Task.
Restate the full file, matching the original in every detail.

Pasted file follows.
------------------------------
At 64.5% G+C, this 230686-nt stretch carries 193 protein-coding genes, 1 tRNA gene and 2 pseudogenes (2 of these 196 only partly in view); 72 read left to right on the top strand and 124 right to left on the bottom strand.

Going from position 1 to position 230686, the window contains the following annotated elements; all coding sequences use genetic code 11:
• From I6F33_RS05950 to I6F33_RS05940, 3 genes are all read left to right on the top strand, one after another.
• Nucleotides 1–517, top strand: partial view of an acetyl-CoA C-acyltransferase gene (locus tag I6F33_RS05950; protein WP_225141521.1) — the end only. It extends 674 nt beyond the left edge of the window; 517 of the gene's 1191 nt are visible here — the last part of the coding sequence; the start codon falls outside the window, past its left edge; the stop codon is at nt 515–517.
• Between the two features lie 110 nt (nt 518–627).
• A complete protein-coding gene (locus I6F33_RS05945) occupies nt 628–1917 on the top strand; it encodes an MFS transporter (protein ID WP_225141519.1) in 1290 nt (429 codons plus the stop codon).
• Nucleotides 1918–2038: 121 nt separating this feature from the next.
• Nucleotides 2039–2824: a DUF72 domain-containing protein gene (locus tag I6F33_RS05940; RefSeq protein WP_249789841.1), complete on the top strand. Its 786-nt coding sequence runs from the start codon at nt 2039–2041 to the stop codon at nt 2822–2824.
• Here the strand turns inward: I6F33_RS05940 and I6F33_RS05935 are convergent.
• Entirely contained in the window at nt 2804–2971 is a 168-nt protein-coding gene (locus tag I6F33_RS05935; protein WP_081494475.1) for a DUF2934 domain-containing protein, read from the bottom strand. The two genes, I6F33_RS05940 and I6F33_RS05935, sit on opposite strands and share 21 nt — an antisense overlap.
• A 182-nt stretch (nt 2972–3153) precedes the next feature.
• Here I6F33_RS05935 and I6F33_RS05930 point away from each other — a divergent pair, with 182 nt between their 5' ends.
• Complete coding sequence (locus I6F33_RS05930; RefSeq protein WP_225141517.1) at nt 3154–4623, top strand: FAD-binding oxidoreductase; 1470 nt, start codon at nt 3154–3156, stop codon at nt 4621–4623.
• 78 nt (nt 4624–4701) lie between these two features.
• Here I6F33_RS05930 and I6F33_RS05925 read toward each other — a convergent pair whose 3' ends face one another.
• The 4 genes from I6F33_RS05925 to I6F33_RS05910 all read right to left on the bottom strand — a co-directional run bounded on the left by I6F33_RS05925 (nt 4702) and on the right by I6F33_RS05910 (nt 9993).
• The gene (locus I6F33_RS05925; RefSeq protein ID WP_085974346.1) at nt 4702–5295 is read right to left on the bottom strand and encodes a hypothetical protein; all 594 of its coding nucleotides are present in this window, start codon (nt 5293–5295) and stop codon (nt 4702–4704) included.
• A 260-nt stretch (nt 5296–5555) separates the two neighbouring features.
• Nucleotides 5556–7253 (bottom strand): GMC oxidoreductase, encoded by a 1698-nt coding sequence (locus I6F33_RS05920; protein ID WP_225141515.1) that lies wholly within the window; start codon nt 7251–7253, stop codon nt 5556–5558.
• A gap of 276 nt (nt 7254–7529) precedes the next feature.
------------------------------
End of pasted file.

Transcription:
At 64.5% G+C, this 230686-nt stretch carries 193 protein-coding genes, 1 tRNA gene and 2 pseudogenes (2 of these 196 only partly in view); 72 read left to right on the top strand and 124 right to left on the bottom strand.

Going from position 1 to position 230686, the window contains the following annotated elements; all coding sequences use genetic code 11:
• From I6F33_RS05950 to I6F33_RS05940, 3 genes are all read left to right on the top strand, one after another.
• Nucleotides 1–517, top strand: partial view of an acetyl-CoA C-acyltransferase gene (locus tag I6F33_RS05950; protein WP_225141521.1) — the end only. It extends 674 nt beyond the left edge of the window; 517 of the gene's 1191 nt are visible here — the last part of the coding sequence; the start codon falls outside the window, past its left edge; the stop codon is at nt 515–517.
• Between the two features lie 110 nt (nt 518–627).
• A complete protein-coding gene (locus I6F33_RS05945) occupies nt 628–1917 on the top strand; it encodes an MFS transporter (protein ID WP_225141519.1) in 1290 nt (429 codons plus the stop codon).
• Nucleotides 1918–2038: 121 nt separating this feature from the next.
• Nucleotides 2039–2824: a DUF72 domain-containing protein gene (locus tag I6F33_RS05940; RefSeq protein WP_249789841.1), complete on the top strand. Its 786-nt coding sequence runs from the start codon at nt 2039–2041 to the stop codon at nt 2822–2824.
• Here the strand turns inward: I6F33_RS05940 and I6F33_RS05935 are convergent.
• Entirely contained in the window at nt 2804–2971 is a 168-nt protein-coding gene (locus tag I6F33_RS05935; protein WP_081494475.1) for a DUF2934 domain-containing protein, read from the bottom strand. The two genes, I6F33_RS05940 and I6F33_RS05935, sit on opposite strands and share 21 nt — an antisense overlap.
• A 182-nt stretch (nt 2972–3153) precedes the next feature.
• Here I6F33_RS05935 and I6F33_RS05930 point away from each other — a divergent pair, with 182 nt between their 5' ends.
• Complete coding sequence (locus I6F33_RS05930; RefSeq protein WP_225141517.1) at nt 3154–4623, top strand: FAD-binding oxidoreductase; 1470 nt, start codon at nt 3154–3156, stop codon at nt 4621–4623.
• 78 nt (nt 4624–4701) lie between these two features.
• Here I6F33_RS05930 and I6F33_RS05925 read toward each other — a convergent pair whose 3' ends face one another.
• The 4 genes from I6F33_RS05925 to I6F33_RS05910 all read right to left on the bottom strand — a co-directional run bounded on the left by I6F33_RS05925 (nt 4702) and on the right by I6F33_RS05910 (nt 9993).
• The gene (locus I6F33_RS05925; RefSeq protein ID WP_085974346.1) at nt 4702–5295 is read right to left on the bottom strand and encodes a hypothetical protein; all 594 of its coding nucleotides are present in this window, start codon (nt 5293–5295) and stop codon (nt 4702–4704) included.
• A 260-nt stretch (nt 5296–5555) separates the two neighbouring features.
• Nucleotides 5556–7253 (bottom strand): GMC oxidoreductase, encoded by a 1698-nt coding sequence (locus I6F33_RS05920; protein ID WP_225141515.1) that lies wholly within the window; start codon nt 7251–7253, stop codon nt 5556–5558.
• A gap of 276 nt (nt 7254–7529) precedes the next feature.